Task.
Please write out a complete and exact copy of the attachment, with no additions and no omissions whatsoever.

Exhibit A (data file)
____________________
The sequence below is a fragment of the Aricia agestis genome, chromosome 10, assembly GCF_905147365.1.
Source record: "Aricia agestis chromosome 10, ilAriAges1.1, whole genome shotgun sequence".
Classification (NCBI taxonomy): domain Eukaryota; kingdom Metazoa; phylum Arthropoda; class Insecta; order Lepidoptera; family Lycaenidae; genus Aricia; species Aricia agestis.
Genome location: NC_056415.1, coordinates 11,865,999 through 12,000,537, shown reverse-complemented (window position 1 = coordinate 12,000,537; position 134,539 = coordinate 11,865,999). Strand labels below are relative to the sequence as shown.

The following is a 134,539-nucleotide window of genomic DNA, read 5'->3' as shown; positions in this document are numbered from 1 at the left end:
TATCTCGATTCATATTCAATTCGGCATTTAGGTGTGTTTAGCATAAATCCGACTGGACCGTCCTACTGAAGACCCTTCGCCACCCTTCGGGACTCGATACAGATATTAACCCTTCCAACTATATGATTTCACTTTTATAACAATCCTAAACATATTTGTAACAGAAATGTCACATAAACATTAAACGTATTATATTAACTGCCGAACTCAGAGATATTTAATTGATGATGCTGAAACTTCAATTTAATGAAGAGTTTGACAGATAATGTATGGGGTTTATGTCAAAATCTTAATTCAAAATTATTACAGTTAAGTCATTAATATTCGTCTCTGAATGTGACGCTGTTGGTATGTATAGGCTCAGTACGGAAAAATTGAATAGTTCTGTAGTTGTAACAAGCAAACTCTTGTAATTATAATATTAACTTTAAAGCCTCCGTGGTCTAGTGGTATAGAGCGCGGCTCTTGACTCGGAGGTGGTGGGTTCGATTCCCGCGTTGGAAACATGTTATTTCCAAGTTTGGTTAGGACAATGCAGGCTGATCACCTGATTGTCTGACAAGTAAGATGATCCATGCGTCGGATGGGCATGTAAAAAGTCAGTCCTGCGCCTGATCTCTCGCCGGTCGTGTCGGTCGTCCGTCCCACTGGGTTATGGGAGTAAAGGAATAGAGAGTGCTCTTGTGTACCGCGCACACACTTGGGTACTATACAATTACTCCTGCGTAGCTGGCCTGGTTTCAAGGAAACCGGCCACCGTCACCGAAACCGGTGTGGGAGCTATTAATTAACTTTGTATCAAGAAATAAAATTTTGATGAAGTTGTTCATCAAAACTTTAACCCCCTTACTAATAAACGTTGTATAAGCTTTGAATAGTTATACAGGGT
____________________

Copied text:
The sequence below is a fragment of the Aricia agestis genome, chromosome 10, assembly GCF_905147365.1.
Source record: "Aricia agestis chromosome 10, ilAriAges1.1, whole genome shotgun sequence".
Classification (NCBI taxonomy): domain Eukaryota; kingdom Metazoa; phylum Arthropoda; class Insecta; order Lepidoptera; family Lycaenidae; genus Aricia; species Aricia agestis.
Genome location: NC_056415.1, coordinates 11,865,999 through 12,000,537, shown reverse-complemented (window position 1 = coordinate 12,000,537; position 134,539 = coordinate 11,865,999). Strand labels below are relative to the sequence as shown.

The following is a 134,539-nucleotide window of genomic DNA, read 5'->3' as shown; positions in this document are numbered from 1 at the left end:
TATCTCGATTCATATTCAATTCGGCATTTAGGTGTGTTTAGCATAAATCCGACTGGACCGTCCTACTGAAGACCCTTCGCCACCCTTCGGGACTCGATACAGATATTAACCCTTCCAACTATATGATTTCACTTTTATAACAATCCTAAACATATTTGTAACAGAAATGTCACATAAACATTAAACGTATTATATTAACTGCCGAACTCAGAGATATTTAATTGATGATGCTGAAACTTCAATTTAATGAAGAGTTTGACAGATAATGTATGGGGTTTATGTCAAAATCTTAATTCAAAATTATTACAGTTAAGTCATTAATATTCGTCTCTGAATGTGACGCTGTTGGTATGTATAGGCTCAGTACGGAAAAATTGAATAGTTCTGTAGTTGTAACAAGCAAACTCTTGTAATTATAATATTAACTTTAAAGCCTCCGTGGTCTAGTGGTATAGAGCGCGGCTCTTGACTCGGAGGTGGTGGGTTCGATTCCCGCGTTGGAAACATGTTATTTCCAAGTTTGGTTAGGACAATGCAGGCTGATCACCTGATTGTCTGACAAGTAAGATGATCCATGCGTCGGATGGGCATGTAAAAAGTCAGTCCTGCGCCTGATCTCTCGCCGGTCGTGTCGGTCGTCCGTCCCACTGGGTTATGGGAGTAAAGGAATAGAGAGTGCTCTTGTGTACCGCGCACACACTTGGGTACTATACAATTACTCCTGCGTAGCTGGCCTGGTTTCAAGGAAACCGGCCACCGTCACCGAAACCGGTGTGGGAGCTATTAATTAACTTTGTATCAAGAAATAAAATTTTGATGAAGTTGTTCATCAAAACTTTAACCCCCTTACTAATAAACGTTGTATAAGCTTTGAATAGTTATACAGGGT